UBER: Where To Now For The World’s Most Valuable Tech Unicorn

ADODO EDUDZI

ADODO EDUDZI

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Reading Time: 8 minutes
Reading Time: 8 minutes

The ride hailing app ,once an unsurmountable juggernaut , poised to redefine the way we travel has been hit with an embarrassing number of scandals and setbacks. How does the company refocus and re-strategise in order to weather the storm?

Uber’s practices and company policies have been receiving a lot of  negative press coverage recently, and operational stumbles and a shareholder revolt, culminated in the resignation of  its CEO, Nick Kalanick. A spate of public relations disasters including a sexual harassment scandal and footage of  Mr. Kalanick, arguing with an Uber driver have placed a spotlight on Uber’s freewheeling corporate culture. This is not the sort of attention the tech company would have welcomed, and the stumbles the company has faced in a number of key markets in addition to an exodus of key staff as a result of its toxic corporate culture, have given momentum to its competitors keen to take advantage of  its foibles (Lyft , a competitor, has just concluded a round of $500 million dollars of funding) and tarnished the start up’s reputation . Indeed we are miles away from the company whose meteoric rise to becoming the world’s most valuable unicorn company (tech companies with a valuation of 1 billion or more) took the world by storm.

What went wrong and how does Uber right the ship?

A rare unicorn

Uber began as  the brainchild of  Garret Camp a tech entrepreneur who had the idea for Uber after a bad experience trying to hire a private taxi on new-year’s eve made him think of ways the cost of private taxis could  be decreased. This idea evolved into what is now Uber.  Kalanick was one of the first members to join the team first as an advisor and then as CEO of the company.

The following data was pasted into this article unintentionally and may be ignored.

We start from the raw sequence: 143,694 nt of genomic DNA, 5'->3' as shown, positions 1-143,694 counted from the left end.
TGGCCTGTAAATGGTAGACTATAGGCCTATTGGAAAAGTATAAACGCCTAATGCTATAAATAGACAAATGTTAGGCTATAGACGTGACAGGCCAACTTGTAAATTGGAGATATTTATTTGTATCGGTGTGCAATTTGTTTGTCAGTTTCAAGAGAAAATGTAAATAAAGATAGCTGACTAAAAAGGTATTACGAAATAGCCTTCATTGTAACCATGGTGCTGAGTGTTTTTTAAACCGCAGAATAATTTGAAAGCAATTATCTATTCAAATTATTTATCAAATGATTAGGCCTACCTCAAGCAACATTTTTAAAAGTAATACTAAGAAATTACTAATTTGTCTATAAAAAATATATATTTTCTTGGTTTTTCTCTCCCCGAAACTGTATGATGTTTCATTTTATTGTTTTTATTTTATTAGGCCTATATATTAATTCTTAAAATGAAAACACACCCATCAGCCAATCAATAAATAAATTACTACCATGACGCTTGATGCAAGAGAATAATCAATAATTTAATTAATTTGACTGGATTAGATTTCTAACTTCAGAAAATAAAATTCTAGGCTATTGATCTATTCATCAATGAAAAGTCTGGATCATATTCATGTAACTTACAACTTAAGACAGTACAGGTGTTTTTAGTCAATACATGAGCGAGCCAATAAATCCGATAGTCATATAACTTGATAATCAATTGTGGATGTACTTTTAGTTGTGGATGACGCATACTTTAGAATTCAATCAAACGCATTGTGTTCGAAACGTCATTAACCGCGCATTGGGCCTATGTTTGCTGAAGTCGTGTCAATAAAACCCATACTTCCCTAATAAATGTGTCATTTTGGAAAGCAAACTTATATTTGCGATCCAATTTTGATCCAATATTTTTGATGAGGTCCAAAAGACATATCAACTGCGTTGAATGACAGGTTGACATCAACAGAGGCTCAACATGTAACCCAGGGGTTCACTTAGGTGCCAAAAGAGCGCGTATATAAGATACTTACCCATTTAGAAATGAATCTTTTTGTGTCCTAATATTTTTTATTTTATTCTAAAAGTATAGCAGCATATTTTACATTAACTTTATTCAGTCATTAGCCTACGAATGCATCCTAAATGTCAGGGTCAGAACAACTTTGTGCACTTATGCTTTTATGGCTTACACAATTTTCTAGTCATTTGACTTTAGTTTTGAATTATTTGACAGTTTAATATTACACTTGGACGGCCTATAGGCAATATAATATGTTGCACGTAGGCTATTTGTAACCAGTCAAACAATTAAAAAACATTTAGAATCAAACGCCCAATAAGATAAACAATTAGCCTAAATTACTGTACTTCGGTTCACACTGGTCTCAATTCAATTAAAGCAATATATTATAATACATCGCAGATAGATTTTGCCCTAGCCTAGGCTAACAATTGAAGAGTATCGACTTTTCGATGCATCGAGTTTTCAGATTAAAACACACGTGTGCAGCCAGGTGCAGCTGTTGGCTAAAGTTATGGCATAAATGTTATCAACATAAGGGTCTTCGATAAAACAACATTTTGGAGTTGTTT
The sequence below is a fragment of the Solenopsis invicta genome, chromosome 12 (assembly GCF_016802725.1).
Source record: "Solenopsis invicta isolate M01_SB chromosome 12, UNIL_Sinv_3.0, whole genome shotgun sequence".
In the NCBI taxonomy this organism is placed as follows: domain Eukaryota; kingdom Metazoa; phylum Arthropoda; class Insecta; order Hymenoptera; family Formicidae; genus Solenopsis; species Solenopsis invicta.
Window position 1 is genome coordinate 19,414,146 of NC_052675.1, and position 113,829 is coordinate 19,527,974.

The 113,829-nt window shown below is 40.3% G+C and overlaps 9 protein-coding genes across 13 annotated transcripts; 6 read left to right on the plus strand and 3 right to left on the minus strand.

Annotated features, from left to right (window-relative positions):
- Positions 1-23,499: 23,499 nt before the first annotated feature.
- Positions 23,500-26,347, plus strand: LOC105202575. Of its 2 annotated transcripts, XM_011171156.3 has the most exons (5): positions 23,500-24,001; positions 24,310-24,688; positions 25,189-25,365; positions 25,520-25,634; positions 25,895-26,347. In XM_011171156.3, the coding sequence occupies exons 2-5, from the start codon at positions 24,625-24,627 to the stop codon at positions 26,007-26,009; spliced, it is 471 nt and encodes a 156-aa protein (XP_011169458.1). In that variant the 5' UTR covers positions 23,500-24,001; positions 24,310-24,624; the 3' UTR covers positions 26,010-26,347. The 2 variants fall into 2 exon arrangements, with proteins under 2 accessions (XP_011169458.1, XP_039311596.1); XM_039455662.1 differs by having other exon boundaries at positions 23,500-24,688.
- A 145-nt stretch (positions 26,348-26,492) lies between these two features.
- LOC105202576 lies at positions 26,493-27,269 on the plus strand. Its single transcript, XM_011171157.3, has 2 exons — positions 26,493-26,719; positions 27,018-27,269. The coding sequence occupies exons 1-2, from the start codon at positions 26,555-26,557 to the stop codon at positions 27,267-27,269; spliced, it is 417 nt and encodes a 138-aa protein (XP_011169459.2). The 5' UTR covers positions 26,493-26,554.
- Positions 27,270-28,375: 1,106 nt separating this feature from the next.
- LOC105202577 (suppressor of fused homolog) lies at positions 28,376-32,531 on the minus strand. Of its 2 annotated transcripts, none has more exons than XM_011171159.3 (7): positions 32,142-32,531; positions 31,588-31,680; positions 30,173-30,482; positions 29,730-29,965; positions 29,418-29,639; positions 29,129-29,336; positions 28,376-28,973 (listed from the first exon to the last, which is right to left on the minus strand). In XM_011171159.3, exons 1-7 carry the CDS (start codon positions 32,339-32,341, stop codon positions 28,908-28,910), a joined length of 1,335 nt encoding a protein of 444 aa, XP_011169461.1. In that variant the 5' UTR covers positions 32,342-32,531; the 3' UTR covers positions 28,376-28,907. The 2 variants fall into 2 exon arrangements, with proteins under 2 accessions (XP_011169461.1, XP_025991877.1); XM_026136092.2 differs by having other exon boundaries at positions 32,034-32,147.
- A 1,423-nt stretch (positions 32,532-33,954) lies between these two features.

Uber works by providing a platform through which consumers can use to hail a taxi without having to go through any of the inconveniences of calling a taxi:  finding one on short notice, going out to fetch a taxi, the time taken to find a taxi, and then the fear of being taken advantage of, all with the use of an application.

The business model worked and , in helping relieve the pain points associated with hailing a taxi, Uber has revolutionized an  industry plagued by inefficiencies, and  in the process become a central part of the fabric of many modern societies.

And so far, in many ways, Uber’s sleek software and unique business proposition has been a runaway success.Uber now operates in more than 66 countries and  more than 507 cities.Today Uber is thought to be valued at close to $70 billion dollars making  it the world’s most valuable unicorn.  It is said have had about 128 million users in the first quarter of 2017 alone.

But recently Uber has found its quest for global dominance has encountered a number of hiccups.

Lawsuits and legal challenges